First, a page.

Book examines pop stars, how gender plays role
Kristin Lieb, Marketing Communication
March 14, 2013
It’s no secret that male and female popular music artists are marketed in different ways.
Assistant Professor of Marketing Communication Kristin Lieb’s new book, Gender, Branding and the Modern Music Industry: The Social Construction of Female Popular Music Stars (Routledge, 2013), takes an in-depth, academic look at why this occurs and includes numerous recent examples in popular music.
The book lifts the veils on the construction of pop stars, how they create brand identities to maximize their earnings, and how gender plays a major role in their positioning.
“Unfortunately, for a female pop star, her core asset is really her body,” said Lieb, who was a music industry executive, a freelance writer for Billboard and Rolling Stone, and a case writer for Harvard Business School before joining Emerson. “Her body is what gives her the ability to extend her brand into various entertainment verticals such as television, film, magazine, fragrance, or fashion.”
Kristin Lieb, assistant professor of Marketing Communication
Lieb uses interviews with music industry professionals and theory from mass communication, sociology, marketing, gender studies, and pop culture studies to make sense of her interviews and build theories of her own. The centerpiece of the book is Lieb’s “Lifecycle Model for Female Popular Music Stars,” which shows the patterned representations into which female pop stars must fit if they are to succeed at the highest levels of the industry.
Virtually any gold- or platinum-selling female artist since the dawn of MTV can be fit into what Lieb calls “its reductive phases.” She argues, for example, that female artists must be marketed as “good girls,” whether they are in the Mickey Mouse Club or sing in church choir, and then transition into being “temptresses” as they progress through their career lifecycles.
“For male artists like Mick Jagger or Steven Tyler, being really good at what you do makes people think you’re sexy,” she said. “For female artists, it’s not that simple.”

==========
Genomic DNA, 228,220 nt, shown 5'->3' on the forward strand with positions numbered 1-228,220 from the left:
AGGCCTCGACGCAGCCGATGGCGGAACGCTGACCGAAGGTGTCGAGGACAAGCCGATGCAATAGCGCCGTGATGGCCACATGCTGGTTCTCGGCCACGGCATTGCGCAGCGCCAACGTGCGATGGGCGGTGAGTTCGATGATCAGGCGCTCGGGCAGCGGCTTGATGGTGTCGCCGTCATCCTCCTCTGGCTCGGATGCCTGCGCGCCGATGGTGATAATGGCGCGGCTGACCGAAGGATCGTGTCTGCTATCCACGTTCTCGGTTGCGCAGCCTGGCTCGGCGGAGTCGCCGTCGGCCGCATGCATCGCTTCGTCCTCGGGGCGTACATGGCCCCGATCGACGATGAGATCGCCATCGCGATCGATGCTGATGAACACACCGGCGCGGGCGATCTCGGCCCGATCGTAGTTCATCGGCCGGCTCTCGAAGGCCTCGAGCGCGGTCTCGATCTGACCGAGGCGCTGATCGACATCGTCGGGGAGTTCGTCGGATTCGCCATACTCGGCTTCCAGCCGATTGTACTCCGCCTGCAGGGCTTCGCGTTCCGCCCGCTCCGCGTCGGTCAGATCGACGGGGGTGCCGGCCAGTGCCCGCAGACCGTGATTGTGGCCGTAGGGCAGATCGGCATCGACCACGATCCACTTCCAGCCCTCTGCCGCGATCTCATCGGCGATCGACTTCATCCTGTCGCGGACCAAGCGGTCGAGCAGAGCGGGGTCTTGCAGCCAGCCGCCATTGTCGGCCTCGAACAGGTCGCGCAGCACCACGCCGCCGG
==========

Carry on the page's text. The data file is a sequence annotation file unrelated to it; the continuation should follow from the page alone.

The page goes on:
Exceptions are stars such as Adele, but they are few and far between. Others, such as Lady Gaga, understand the realities of the business and use them to their advantage, while still trading on the reductive poses and types in the lifecycle model.
“If you look at any 10 artists signed to a label, music executives are expecting one to hit really big, one to break even, and eight to be subsidized by the one that hits really big.”
Lieb’s book also details the plummeting sales of recorded music. This has increased the importance of beauty in the business, as female artists are typically signed to major labels only if label executives see them as having crossover potential, or brand extension potential, into TV, film, fashion, fragrance, and other sponsorship capacities.
“If you look at any 10 artists signed to a label, music executives are expecting one to hit really big, one to break even, and eight to be subsidized by the one that hits really big,” Lieb said. “That’s why executives are inclined to pick a female artist who looks, sounds, and can be cross-capitalized just like another who succeeded before.”
Those interviewed for the book include singers Kay Hanley (formerly of Letters to Cleo) and Juliana Hatfield; Lars Murray, vice president of digital for Sony; Jorge Hinojosa, longtime manager of Ice-T; and artist manager Janet Billig-Rich, who has managed Nirvana, Courtney Love, and Jewel.